# Mac OS X HFS+ Whole Drive Backup and Restore Onto a Larger Disk

The goal was to transfer 120 Gb image of whole system onto new 250 Gb hard drive without reinstalling the OS.

Why problematic?

• After transfer GPT will not know that You have larger disk now and will not allow You to add partitions or grow existing ones using new free space.
• There are no free tools, which allow You to grow HFS+ partitions. (From the shareware iPartition should be able to do that, but I have not tried)

We will need

• Additional hard drive, where we will hold our system image
• Ubuntu LiveCD (or any other thing, which will allow us to run gdisk on it)
• Internet connection

1. optional Ubuntu LiveCD can be easily transformed into LiveUSB, which allow to save data on it and it’s performance is better
1. Boot from LiveCD
2. Insert USB flash drive
3. unmount it
4. System -> Administration -> USB Startup Disk Creator
2. optional Install dcfldd tool. (You can use dd instead with absolutely same parameters, but i like dcfldd, because it shows the progress.)
1. System -> Administration -> Package sources
2. Ensure that “universe” is checked
3. $sudo apt-get update 4.$sudo apt-get install dcfldd
3. Crate image from of source system
1. $sudo dcfldd if=/dev/sda of=/media/DISK/MySystem.img bs=4194304 /dev/sda is the disk you want to make image of /media/DISK/MySystem.img file where system image will be saved 4194304 is block size, I set it to 4 Mb to speed up the process 4. Prepare the destination disk 1. It should be empty before we start, I used GParted from the Ubuntu LiveCD (System -> Administration -> GParted). 2. Just delete all partitions, if it is not empty yet, all the space should be unallocated. 5. Copy image to the new disk 1.$sudo dcfldd if=/media/DISK/MySystem.img of=/dev/sda bs=4194304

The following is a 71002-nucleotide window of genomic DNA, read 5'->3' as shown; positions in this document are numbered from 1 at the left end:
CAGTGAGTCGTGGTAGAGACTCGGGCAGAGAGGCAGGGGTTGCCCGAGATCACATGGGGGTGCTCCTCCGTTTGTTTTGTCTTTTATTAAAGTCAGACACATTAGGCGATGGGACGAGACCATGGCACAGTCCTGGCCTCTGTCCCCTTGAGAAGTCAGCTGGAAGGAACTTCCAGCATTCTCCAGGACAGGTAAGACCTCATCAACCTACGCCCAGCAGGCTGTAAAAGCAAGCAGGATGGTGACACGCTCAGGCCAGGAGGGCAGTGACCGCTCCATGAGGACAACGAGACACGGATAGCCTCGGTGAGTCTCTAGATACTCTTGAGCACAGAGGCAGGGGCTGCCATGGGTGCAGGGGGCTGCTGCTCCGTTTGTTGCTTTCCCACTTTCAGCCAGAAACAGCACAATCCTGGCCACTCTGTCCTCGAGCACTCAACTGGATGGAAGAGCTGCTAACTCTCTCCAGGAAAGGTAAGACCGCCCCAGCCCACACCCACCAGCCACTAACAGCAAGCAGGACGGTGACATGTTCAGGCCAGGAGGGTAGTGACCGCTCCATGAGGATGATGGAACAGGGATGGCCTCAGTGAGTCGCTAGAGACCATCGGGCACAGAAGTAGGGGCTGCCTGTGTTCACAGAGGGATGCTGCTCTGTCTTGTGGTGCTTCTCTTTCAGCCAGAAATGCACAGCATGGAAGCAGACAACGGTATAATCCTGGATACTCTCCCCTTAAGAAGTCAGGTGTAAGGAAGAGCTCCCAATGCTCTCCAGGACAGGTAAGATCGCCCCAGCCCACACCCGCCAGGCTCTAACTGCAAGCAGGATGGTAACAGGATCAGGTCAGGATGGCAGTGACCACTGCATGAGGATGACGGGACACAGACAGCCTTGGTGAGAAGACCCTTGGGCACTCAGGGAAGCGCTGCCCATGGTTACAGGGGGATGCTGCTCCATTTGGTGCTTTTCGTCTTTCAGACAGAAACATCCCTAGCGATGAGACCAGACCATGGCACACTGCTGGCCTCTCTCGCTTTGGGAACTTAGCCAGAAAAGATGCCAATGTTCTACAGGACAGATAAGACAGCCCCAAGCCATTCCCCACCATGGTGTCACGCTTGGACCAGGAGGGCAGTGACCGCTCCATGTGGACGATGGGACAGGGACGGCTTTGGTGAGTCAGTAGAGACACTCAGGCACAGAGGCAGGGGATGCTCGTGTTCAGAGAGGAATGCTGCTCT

/dev/sda is the disk you want to put image to
/media/DISK/MySystem.img file where system image was saved
4194304 is block size, I set it to 4 Mb to speed up the process
6. Install gdisk tool
1. $sudo apt-get install gdisk 2. If it is not in the repository, find the .deb from the web and install it manually ($sudo dpkg -i package_name.deb)
7. Update GPT table on the disk
1. I assume You have one partition on the source disk.
2. \$sudo gdisk /dev/sda
• i – it will prompt for partition to get info about
• 1 – the first partition on the disk should be ‘EFI System’, remember start block, end block and type
• i
• 2 – perform these steps for each partition you have on the source disk and remember their start and end blocks and partition types
3. After You got info about all partition you are ready to flush GPT.
• o
• Y
4. Now we have to recreate all partitions, which were on the disk and add our additional 130 Gb space as new partition
• n – now you must enter start block, end block and the type of the new partition you are going to create
• the start block number you got while reading info about 1st partition
• the end block number you got while reading info about 1st partition
EF00 (if first partition was EFI)
• n – next one
• the start block number you got while reading info about 2nd partition
• the end block number you got while reading info about 2nd partition
• AF00 (if second partition was HFS/HFS+)
• And so on for every partition you have
• n – adding the last one
• [Enter] default
• [Enter] default
• AF00
5. Write changes to the disk and exit
• w
8. The last step: merging partitins
1. Reboot into Mac OS X
2. diskutil mergePartitions “Journaled HFS+” NAME disk0s2 disk0s3 (in my case: append disk0s3 to disk0s2). Please note, that data on the disk0s2 will stay intact.
9. Now you should have absolutely same system as you had before the transfer, but on a larger partition.

### Comments (1) for post “Mac OS X HFS+ Whole Drive Backup and Restore Onto a Larger Disk”

• It’s not necessary to delete and re-create all the partitions in gdisk; just use the ‘e’ option on the experts’ menu to relocate the backup GPT data structures to the end of the disk. You can then add more partitions or resize the last one using other tools (GNU Parted, OS X’s Disk Utility, etc.). GNU Parted does this automatically, if you prefer to use it.